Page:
PM Ivanishvili speaks with journalists after meeting with President Saakashvili on March 4. Photo: PM's press office.
PM Ivanishvili said after talks with President Saakashvili on March 4, that the meeting failed to produce any progress and described it as “a meeting for the sake of meeting.”
Unlike their first meeting after the parliamentary elections in October, President Saakashvili and PM Ivanishvili appeared before the press separately after the meeting, which lasted for about an hour and a half. President Saakashvili was the first to speak with journalists and the PM made his comments few minutes later.
“Did the president speak with you? Did you understand what we have reached?” the PM asked journalists and after receiving a response from the press representatives that they wanted to learn it from him, Ivanishvili responded smiling: “I don’t know it either.”
“I think it was the meeting for the sake of a meeting. I reminded Saakashvili for several times that the meeting was held upon his initiative and asked him to articulate what he wanted to say. After several such reminders – I was counting on fingers and I counted three such reminders – I made a conclusion that his first request was that I should set media free from any kind of pressure,” Ivanishvili said.
“Then he told me that I should set the judiciary free from pressure,” Ivanishvili said. “I could not understand his third point – for some time I was trying to understand it and eventually it turned out to be a call for stopping ‘mass persecution of people’,” the PM said.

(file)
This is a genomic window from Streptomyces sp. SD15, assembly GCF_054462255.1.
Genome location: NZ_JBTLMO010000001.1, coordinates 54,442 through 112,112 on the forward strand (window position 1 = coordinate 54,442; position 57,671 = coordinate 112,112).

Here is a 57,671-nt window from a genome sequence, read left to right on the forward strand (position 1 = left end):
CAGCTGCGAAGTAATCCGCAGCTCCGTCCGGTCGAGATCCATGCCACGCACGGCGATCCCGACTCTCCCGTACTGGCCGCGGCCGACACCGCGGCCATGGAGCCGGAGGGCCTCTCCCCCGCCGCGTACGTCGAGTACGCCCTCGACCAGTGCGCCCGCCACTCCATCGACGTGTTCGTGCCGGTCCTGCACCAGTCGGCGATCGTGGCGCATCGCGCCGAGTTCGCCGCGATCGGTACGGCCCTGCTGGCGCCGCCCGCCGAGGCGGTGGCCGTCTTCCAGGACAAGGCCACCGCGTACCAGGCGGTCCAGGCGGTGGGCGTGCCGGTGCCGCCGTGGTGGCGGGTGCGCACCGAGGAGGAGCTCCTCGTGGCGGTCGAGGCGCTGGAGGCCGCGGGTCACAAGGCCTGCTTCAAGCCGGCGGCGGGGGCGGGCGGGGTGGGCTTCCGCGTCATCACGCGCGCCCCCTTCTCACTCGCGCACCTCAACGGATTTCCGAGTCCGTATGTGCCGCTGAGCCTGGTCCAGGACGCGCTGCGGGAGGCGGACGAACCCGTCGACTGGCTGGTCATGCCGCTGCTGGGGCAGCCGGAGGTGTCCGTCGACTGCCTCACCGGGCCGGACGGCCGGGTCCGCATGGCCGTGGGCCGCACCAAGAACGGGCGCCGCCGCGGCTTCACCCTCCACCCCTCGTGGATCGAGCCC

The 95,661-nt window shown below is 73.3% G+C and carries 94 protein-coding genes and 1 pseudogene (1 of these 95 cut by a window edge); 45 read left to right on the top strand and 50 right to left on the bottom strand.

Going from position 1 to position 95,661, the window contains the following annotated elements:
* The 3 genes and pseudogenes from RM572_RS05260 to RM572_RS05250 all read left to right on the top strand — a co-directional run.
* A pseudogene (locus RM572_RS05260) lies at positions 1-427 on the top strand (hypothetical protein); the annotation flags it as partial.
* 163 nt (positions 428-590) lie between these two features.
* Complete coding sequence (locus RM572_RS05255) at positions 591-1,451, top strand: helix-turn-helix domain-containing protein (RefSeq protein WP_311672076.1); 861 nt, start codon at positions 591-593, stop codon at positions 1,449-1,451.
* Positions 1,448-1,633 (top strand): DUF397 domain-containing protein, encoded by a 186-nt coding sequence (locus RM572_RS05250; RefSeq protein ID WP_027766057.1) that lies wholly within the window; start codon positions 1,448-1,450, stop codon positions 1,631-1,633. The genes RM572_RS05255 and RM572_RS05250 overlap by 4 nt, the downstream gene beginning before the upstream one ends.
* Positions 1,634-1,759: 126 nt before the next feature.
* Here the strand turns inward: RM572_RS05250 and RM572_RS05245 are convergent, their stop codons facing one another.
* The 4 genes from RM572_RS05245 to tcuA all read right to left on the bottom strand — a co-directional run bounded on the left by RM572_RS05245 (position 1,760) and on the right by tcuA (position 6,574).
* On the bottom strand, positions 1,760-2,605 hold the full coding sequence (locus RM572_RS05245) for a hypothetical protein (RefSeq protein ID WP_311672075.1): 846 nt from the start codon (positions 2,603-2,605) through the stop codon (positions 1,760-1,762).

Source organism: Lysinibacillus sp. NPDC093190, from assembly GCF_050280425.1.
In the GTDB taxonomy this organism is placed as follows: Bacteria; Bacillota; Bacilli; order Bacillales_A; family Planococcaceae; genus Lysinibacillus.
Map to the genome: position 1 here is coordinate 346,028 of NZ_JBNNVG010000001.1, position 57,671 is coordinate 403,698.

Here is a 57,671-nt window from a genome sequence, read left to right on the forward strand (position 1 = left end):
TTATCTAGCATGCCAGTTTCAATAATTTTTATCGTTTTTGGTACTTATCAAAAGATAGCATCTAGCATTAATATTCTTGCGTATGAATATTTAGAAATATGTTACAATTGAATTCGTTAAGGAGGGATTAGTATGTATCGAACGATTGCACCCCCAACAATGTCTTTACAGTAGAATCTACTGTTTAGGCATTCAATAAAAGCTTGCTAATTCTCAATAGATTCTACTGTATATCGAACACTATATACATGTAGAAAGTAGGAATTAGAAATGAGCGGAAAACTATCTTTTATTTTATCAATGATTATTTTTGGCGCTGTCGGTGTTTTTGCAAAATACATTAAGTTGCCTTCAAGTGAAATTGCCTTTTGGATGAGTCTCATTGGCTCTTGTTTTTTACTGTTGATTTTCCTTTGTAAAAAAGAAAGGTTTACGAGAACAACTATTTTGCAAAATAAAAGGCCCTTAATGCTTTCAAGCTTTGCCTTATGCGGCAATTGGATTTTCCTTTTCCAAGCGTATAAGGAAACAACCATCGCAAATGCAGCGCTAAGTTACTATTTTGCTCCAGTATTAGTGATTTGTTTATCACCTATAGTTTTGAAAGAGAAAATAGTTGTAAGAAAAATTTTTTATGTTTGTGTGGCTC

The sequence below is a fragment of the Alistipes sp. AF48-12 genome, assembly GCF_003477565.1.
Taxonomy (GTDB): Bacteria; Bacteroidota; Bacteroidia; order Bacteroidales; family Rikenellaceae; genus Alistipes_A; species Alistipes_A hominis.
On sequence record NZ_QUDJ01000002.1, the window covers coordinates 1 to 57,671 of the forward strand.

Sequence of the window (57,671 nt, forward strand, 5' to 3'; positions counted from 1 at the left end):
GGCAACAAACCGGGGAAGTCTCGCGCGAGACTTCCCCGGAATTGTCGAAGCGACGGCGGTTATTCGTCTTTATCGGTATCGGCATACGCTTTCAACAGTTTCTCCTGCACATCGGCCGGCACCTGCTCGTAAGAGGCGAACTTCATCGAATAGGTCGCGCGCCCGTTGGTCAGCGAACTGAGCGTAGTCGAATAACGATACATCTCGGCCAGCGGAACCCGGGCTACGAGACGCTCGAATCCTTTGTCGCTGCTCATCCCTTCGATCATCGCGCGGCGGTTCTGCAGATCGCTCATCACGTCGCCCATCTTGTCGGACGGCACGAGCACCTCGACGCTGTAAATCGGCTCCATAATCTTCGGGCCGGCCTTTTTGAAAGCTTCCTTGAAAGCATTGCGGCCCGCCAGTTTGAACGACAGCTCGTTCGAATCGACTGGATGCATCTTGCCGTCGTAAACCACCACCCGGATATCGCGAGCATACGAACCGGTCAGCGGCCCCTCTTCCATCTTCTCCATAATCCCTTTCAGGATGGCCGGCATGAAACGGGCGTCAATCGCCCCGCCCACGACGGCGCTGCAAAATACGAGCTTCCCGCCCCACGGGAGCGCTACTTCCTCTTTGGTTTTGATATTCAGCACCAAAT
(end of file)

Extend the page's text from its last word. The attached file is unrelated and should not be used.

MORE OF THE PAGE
Ivanishvili said sarcastically that it was kind of ‘the pot calling the kettle black’ conversation and suggested that during the talks Saakashvili was accusing him of the very same wrongdoings that the President himself was committing while his UNM party was in power. Ivanishvili also said that during the meeting he tried for several times to get the President back on topic.
“I reminded him several interesting issues, for example my letter… to which he failed so far to publicly answer,” Ivanishvili said referring to his February 26 open letter to the President in which he was asking him to state whether he supported or not proposed constitutional amendment offering to limit presidential power to sack sitting government and appoint new one without Parliament’s approval.
“He [Saakashvili] gave a very interesting response [during the meeting]: ‘What should I say here, it is a usual presidential republic’,” Ivanishvili said. “When I asked to specify what does this usual presidential republic mean and whether the President can appoint the government without approval from the Parliament, he responded that he would bring several examples, but he failed to name any country as an example and added that he would make a public statement and name several countries, where the presidents have similar rights.”
Ivanishvili said that the constitutional amendments on presidential powers would be put to the vote in the Parliament by the end of March.
“I have a sense that this draft will be passed,” Ivanishvili said, whose Georgian Dream coalition holds majority in the parliament, but falls short of 100 seats required for approval of constitutional amendments.
Ivanishvili said that even if it’s not passed, it would not cause any major negative political consequences.